To watch tonight. If you're starving for something in maize and blue to root on—and you probably are—softball's super regional matchup against Alabama will be on the TV. Game one is tonight(!) on ESPN2 at 8. Games two and three (if necessary) are Friday, with game two at 4:30 on ESPNU and hypothetical game 3 on ESPN2 at 7.

The full Jackie Chiles. I've accused a couple of lawyers who have entered our lives of being Seinfeld Cochran-parody Jackie Chiles, but Jalen Rose just won the title for all time:

"I think it was unnecessary. Flagrant. Defiant."

Rose goes on to say "it"—Mary Sue Coleman saying they won't be putting the banners up again for games that still never happened—is…

"…honest, and I respect that. If they choose not to embrace the Fab Five era, if they choose not to embrace us individually or as a team or the things we brought to the table, I really have no bitterness. I'm not mad at it.

"What's going to happen, though? … When you turn your back directly or indirectly on something that was so good to you, you're never going to get the true foundation of a program to build upon."

"I'm not bitter" is kind of like "I'm not racist, but…" in that it's only said when you're about to be bitter or racist. I can get Rose's frustration and appreciate that he cares enough about his time at Michigan that it bothers him, but the games are vacated. It's over, man.

Well, here they are. Everyone loves them some Phil Steele but whenever he releases these All Conference teams I look at the Big Ten and get suspicious about how closely he's paying attention. This year's edition:

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Just amongst Michigan players, the inclusion of Omameh over Schofield, the total omission of Jake Ryan despite 16 linebackers featuring, and Roy Roundtree featuring on the first team raise eyebrows. Also there's no Countess, Kenny Demens is not better than Michael Mauti, and the next time Will Gholston beats a block it will be his… well, his second time. He did it in MSU's bowl game.

The text is really tiny and weird, though. This is Steele's secret weapon.

Hail Mallory. Is JT Floyd too high as well? Yeah, probably. But it's not ridiculous to have him on there. Gibson minus all of the points.

Imaginary depth chart revamp. Based on some things I'd heard I assumed that in the event Michigan needed to fish for a second replacement tackle it would be Ben Braden despite his relative lack of recruiting hype. This tea leaf from Borges suggests otherwise:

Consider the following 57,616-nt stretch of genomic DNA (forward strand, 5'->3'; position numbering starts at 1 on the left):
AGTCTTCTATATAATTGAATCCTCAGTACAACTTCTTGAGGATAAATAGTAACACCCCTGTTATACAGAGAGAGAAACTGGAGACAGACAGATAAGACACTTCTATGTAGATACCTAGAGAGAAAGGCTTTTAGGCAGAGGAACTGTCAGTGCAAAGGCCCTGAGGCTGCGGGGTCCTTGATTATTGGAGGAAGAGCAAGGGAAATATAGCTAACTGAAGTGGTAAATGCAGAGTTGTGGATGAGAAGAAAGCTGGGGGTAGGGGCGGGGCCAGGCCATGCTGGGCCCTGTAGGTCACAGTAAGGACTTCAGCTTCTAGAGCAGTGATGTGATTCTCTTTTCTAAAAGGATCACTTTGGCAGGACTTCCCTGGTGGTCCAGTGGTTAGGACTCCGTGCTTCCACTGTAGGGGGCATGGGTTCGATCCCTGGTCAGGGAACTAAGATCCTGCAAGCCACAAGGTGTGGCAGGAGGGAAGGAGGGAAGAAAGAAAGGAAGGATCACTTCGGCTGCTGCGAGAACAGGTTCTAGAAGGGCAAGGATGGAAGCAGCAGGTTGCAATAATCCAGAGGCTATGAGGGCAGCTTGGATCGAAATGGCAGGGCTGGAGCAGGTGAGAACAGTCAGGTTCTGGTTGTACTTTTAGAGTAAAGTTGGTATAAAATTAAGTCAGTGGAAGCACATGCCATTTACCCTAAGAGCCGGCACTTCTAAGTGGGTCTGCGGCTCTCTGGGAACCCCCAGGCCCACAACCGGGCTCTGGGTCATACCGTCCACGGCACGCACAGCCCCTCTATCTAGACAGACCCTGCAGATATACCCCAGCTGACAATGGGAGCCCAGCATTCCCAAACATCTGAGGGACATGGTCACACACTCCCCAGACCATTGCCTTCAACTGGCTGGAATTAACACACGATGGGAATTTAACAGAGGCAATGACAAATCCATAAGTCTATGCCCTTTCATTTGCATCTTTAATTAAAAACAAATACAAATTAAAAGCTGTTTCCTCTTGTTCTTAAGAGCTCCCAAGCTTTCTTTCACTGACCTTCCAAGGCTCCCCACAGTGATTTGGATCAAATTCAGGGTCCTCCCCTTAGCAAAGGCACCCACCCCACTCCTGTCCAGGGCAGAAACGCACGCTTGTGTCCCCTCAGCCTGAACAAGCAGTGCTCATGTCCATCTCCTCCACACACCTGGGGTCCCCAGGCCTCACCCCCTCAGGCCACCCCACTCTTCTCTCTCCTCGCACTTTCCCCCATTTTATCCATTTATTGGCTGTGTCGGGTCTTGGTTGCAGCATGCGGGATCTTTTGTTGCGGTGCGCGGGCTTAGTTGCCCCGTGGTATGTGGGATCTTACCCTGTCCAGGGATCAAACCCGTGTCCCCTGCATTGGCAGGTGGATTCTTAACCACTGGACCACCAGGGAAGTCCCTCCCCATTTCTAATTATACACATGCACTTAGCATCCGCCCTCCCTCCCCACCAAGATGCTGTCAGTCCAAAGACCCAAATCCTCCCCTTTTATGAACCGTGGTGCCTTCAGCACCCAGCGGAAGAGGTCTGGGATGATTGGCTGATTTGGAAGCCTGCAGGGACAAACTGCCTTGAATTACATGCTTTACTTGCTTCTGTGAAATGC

Offensive coordinator Al Borges said last week freshmen could compete at any spot this fall, but named Kyle Kalis and Erik Magnuson as leaders to see the field because of the Wolverines' woefully thin offensive line depth.

“Kalis is a good player and he’s going to get a chance, just like Erik Magnuson,” he said.

Meinke goes on to state that Kalis is expected to compete for the left guard job but may move to tackle in the future, which is inverted from my assumption. That assumption: left guard will be okay, but the horrifying lack of depth at tackle means this college-ready five star needs to be prepped there in case someone gets hurt playing football.

All of this will be torn up and revamped when fall camp hits. Finding out who the #3 tackle is and if the freshmen receiver can play immediately will be priorities.

On fire. With three goals in three games, Justin Meram is officially on fire in MLS JAM. The latest is at about 1:20 here:

That cross came from a man named "Dilly Duka."

Side note: parallels between Meram and Zach Putnam exist. Both brought about a renaissance in a non-revenue sport with potential and a pro league to continue to, both programs collapsed after they left, the absence of both saw their longtime program stewards terminated after about a decade in charge. Whenever I see either I think of some fun times that I thought were sustainable but ended up not being so.

He's on top of it! OSU reported 46 secondary violations a few days back. These were more comedy than crime. Adding to the comedy is Gene Smith as Towlie:

Smith told The Lantern Tuesday the athletic department has 12 pending NCAA violations, and he doesn’t know if they will be deemed primary or secondary violations.

“We’ve got 12 pending,” Smith said. “It may turn out to be secondary. It may not.”

OSU spokesman Dan Wallenberg said in a Wednesday email to The Lantern, that there were actually less than 12 pending violations. Wallenberg did confirm that the additional violations are being “processed,” although he did not “know the status of each situation” in regards to whether it was being processed by the university or the NCAA.

I have no idea what's going on, you guys.

Chances anything serious comes out of this asymptotically approach zero until Charles Robinson arrives on the scene in a superhero costume, but it's good to get further confirmation that the man in charge of Ohio State athletics is maybe not so good at his job. [UPDATE: Smith clarifies that Charles Robinson is not on campus.]

Support the troops. Dave Brandon's opposed to having anything in the Midwest ever, and if you aren't you are pissing on our student-athletes:

"The one thing that kind of gets left out of this discussion that maybe ought to get some weight are the kids," he said Friday during WTKA's Mott Takeover. "Now, I know a lot of people don't really care about that part, but I do, and if you polled our players and said, 'If you played a really tough, successful, long regular season, the award you're going to get is to travel to Ford Field or Lucas Oil Stadium,' they would look at you and say, 'Huh?'